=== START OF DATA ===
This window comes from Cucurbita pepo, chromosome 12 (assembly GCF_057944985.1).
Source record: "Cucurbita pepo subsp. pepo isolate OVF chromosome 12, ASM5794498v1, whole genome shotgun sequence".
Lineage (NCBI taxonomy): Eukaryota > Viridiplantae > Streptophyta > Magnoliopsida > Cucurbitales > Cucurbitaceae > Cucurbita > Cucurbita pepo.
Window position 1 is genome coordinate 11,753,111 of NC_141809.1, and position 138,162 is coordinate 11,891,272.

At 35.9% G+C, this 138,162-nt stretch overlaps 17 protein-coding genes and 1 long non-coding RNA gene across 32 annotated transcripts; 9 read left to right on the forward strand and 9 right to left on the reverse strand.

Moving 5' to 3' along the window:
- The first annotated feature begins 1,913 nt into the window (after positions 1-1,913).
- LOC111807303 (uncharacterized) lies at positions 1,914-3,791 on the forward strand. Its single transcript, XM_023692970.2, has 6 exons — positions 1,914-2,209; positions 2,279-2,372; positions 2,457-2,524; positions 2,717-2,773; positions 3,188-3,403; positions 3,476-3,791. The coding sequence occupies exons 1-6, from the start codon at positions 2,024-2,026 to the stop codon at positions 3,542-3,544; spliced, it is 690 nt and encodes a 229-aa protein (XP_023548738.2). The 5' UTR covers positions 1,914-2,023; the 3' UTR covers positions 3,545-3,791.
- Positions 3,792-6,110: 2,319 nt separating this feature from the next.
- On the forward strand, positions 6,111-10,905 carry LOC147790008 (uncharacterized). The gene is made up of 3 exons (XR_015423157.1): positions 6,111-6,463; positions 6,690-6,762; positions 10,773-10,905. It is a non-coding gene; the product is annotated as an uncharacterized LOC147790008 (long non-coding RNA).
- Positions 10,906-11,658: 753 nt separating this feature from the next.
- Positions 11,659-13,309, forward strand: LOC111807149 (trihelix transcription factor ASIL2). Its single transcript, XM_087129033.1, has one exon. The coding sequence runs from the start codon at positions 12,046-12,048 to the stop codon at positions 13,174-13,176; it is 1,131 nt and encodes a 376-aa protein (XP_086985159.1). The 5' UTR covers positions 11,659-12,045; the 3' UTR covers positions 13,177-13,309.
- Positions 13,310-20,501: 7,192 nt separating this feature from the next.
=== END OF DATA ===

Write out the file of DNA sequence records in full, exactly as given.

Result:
This window comes from Cucurbita pepo, chromosome 12 (assembly GCF_057944985.1).
Source record: "Cucurbita pepo subsp. pepo isolate OVF chromosome 12, ASM5794498v1, whole genome shotgun sequence".
Lineage (NCBI taxonomy): Eukaryota > Viridiplantae > Streptophyta > Magnoliopsida > Cucurbitales > Cucurbitaceae > Cucurbita > Cucurbita pepo.
Window position 1 is genome coordinate 11,753,111 of NC_141809.1, and position 138,162 is coordinate 11,891,272.

At 35.9% G+C, this 138,162-nt stretch overlaps 17 protein-coding genes and 1 long non-coding RNA gene across 32 annotated transcripts; 9 read left to right on the forward strand and 9 right to left on the reverse strand.

Moving 5' to 3' along the window:
- The first annotated feature begins 1,913 nt into the window (after positions 1-1,913).
- LOC111807303 (uncharacterized) lies at positions 1,914-3,791 on the forward strand. Its single transcript, XM_023692970.2, has 6 exons — positions 1,914-2,209; positions 2,279-2,372; positions 2,457-2,524; positions 2,717-2,773; positions 3,188-3,403; positions 3,476-3,791. The coding sequence occupies exons 1-6, from the start codon at positions 2,024-2,026 to the stop codon at positions 3,542-3,544; spliced, it is 690 nt and encodes a 229-aa protein (XP_023548738.2). The 5' UTR covers positions 1,914-2,023; the 3' UTR covers positions 3,545-3,791.
- Positions 3,792-6,110: 2,319 nt separating this feature from the next.
- On the forward strand, positions 6,111-10,905 carry LOC147790008 (uncharacterized). The gene is made up of 3 exons (XR_015423157.1): positions 6,111-6,463; positions 6,690-6,762; positions 10,773-10,905. It is a non-coding gene; the product is annotated as an uncharacterized LOC147790008 (long non-coding RNA).
- Positions 10,906-11,658: 753 nt separating this feature from the next.
- Positions 11,659-13,309, forward strand: LOC111807149 (trihelix transcription factor ASIL2). Its single transcript, XM_087129033.1, has one exon. The coding sequence runs from the start codon at positions 12,046-12,048 to the stop codon at positions 13,174-13,176; it is 1,131 nt and encodes a 376-aa protein (XP_086985159.1). The 5' UTR covers positions 11,659-12,045; the 3' UTR covers positions 13,177-13,309.
- Positions 13,310-20,501: 7,192 nt separating this feature from the next.